The Aging at Home strategy was launched in 2008/2009 to expand seniors’ access to home care and community support services and create locally driven approaches to enhance seniors’ independence and respond to different care needs.
Aging at Home is a part of the Toronto Central LHIN’s strategy to reduce Emergency Room (ER) wait times and alternate level of care (ALC) days. The reasons behind long ER wait times are various and complex.
One key reason why ERs get backed up is that hospital beds needed by ER patients are occupied by ALC patients whose acute care is completed and who are waiting to be transferred to a better place of care, such as their own homes, supportive housing or a long-term care home. Reducing ALC is about getting people to the right place of care with the right supports
Home First is one of the key programs funded through Aging at Home that has had significant impact in addressing the ALC challenge.
A partnership between Toronto Central Community Care Access Centre (CCAC), hospitals and community agencies, Home First represents a significant shift in health care thinking. When a person enters a hospital, every effort is made to ensure adequate resources are in place to support the person to ultimately go home. Home First is about providing the right care, in the right place, at the right time.
Seniors who receive care in their homes and communities are generally more satisfied and comfortable in a familiar setting and tend to heal more quickly. In addition, getting better at home eases pressures on hospitals and long wait times in our hospital emergency rooms and reduces the risk of infections that can be picked up while in hospital.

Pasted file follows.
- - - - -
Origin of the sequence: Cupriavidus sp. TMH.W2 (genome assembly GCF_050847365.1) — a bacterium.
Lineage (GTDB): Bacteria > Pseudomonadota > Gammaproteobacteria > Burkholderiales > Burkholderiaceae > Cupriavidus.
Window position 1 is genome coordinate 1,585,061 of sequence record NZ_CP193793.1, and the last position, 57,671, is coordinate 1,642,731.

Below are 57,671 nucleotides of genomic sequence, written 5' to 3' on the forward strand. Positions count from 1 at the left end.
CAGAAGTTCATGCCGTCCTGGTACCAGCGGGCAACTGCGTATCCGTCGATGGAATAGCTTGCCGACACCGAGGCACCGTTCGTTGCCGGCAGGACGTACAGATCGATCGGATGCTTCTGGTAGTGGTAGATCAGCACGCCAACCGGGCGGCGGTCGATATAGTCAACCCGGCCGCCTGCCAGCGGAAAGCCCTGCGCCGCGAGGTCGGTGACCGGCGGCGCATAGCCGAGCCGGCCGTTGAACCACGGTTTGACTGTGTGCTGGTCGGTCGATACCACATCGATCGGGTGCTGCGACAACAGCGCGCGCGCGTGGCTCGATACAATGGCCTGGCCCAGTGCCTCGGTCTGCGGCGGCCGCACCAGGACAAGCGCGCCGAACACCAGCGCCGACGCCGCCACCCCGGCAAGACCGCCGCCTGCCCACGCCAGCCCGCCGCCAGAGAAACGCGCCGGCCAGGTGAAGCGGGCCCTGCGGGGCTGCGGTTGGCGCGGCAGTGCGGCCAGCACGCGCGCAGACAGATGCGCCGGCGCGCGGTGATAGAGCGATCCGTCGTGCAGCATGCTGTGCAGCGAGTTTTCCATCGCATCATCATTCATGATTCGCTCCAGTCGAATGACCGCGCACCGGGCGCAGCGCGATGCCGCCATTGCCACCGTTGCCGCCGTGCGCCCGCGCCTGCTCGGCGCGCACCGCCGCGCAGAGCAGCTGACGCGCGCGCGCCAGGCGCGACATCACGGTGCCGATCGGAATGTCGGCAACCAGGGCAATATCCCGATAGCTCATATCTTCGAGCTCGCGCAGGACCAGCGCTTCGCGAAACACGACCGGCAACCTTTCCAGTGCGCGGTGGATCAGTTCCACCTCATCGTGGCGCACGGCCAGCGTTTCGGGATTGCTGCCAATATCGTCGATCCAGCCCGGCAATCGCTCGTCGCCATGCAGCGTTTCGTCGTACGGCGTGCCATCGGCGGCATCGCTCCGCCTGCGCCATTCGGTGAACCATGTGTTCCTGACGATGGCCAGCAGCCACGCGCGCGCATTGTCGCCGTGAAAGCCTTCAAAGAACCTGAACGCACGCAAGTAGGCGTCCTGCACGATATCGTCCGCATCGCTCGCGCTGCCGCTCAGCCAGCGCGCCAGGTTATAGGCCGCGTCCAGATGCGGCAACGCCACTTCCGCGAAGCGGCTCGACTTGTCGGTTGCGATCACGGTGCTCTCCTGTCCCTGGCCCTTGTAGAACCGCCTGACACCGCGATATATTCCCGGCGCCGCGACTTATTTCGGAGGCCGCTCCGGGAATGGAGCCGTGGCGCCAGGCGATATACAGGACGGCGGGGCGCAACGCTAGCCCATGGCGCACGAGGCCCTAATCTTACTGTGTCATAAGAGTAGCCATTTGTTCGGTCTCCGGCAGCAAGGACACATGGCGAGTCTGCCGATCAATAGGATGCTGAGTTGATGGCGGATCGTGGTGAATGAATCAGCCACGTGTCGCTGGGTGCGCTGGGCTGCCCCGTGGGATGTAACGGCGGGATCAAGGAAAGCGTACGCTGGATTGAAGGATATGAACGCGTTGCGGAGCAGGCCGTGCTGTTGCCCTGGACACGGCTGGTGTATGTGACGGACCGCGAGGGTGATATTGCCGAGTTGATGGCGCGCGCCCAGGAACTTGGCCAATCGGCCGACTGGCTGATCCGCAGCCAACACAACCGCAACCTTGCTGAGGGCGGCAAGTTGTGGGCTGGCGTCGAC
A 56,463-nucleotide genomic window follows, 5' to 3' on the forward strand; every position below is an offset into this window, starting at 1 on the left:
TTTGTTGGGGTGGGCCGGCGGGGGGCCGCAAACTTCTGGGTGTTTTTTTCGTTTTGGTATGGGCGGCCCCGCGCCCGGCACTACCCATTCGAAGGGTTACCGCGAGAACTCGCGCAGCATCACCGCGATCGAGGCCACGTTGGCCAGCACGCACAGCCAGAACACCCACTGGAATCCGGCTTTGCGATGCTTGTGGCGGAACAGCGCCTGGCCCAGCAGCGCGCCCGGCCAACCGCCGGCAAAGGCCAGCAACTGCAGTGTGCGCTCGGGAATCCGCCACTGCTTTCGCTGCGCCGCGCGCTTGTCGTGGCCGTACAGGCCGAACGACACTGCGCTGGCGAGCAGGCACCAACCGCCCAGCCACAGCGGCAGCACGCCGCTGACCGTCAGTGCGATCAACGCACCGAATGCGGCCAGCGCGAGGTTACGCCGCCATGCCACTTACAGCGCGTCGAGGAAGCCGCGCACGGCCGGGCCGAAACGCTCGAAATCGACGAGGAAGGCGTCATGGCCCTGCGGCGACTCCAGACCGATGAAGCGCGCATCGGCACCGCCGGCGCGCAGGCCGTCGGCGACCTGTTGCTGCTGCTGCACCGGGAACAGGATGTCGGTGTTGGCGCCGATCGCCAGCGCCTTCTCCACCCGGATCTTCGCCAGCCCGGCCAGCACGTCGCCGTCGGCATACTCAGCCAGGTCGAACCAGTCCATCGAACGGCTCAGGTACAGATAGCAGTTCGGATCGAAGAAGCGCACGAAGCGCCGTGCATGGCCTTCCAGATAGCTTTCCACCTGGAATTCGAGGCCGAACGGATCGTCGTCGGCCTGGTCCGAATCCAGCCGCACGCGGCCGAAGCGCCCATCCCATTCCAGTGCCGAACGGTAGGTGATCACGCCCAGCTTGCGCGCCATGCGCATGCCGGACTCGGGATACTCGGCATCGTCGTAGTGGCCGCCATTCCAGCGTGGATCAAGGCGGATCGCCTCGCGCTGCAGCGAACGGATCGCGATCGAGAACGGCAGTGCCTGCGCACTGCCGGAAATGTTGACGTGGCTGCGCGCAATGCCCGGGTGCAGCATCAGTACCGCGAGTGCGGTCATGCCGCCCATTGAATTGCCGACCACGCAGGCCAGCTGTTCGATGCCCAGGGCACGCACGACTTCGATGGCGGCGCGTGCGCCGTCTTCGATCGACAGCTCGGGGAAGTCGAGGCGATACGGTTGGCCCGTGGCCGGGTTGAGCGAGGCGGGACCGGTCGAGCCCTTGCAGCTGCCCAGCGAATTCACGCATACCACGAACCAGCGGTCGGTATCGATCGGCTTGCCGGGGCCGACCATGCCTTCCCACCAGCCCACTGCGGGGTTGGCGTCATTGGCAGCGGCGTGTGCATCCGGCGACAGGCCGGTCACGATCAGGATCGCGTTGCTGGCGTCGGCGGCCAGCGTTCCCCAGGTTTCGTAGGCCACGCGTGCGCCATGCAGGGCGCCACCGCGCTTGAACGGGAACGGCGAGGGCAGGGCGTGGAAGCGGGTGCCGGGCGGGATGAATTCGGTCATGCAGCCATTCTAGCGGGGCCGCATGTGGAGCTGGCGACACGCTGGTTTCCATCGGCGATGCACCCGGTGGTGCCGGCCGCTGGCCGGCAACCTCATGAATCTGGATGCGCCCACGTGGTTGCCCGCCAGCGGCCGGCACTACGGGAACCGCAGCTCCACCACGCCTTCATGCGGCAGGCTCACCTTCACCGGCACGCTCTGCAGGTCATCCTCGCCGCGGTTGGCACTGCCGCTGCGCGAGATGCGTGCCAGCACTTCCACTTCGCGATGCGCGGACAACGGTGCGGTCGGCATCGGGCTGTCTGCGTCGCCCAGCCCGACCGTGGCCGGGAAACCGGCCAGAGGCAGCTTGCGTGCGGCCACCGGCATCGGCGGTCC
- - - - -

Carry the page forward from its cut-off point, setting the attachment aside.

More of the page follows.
Home First Facts
- 3300 seniors have benefitted from Home First over the program's first two years (2009-10 and 2010-11),
- Home First has made a large impact in supporting more seniors with their care needs in the community, leading to an significant increase in the number of high-risk, frail seniors who are able to remain in the community.
- There has been a 45 per cent reduction (September 2009 to June 2011) in the number of seniors waiting in hospital for long-term care.
- Home First helps to reduce the demand and wait list for long-term care by properly assessing high needs seniors after their acute episode and ensuring that only those who truly need long-term care are applying to a long-term care home.
- When appropriately managed, care in the home not only frees up beds in hospital and long-term care homes for those who need that level of care, it maintains an individual's independence and is in fact, preferred by many seniors.
- Home First has reduced an estimated 75,000 ALC days, allowing hospitals to reinvest $43 M annually back into services for those needing hospital care.
- Thanks to programs like Home First, more seniors are receiving care in the comfort of their own homes and communities. According to a TC CCAC study, 37 per cent of people in long-term care homes don’t need to be there. With some additional support, they could live at home or an alternate community setting.
See how Home First is benefiting seniors in your community
Information for Health Service Providers
The Home First program is currently being implemented across the province and Ontario’s LHINs and CCACs have produced a Home First Implementation Guide and Toolkit to help guide the implementation of Home First. It outlines best practices and provides a number of tools to assist health service providers in their implementation of Home First. The toolkit was put together with input from the Home First Working Group, which includes members from a wide range of sectors, including LHINs, CCACs, community support services agencies, hospitals, long-term care homes and primary care.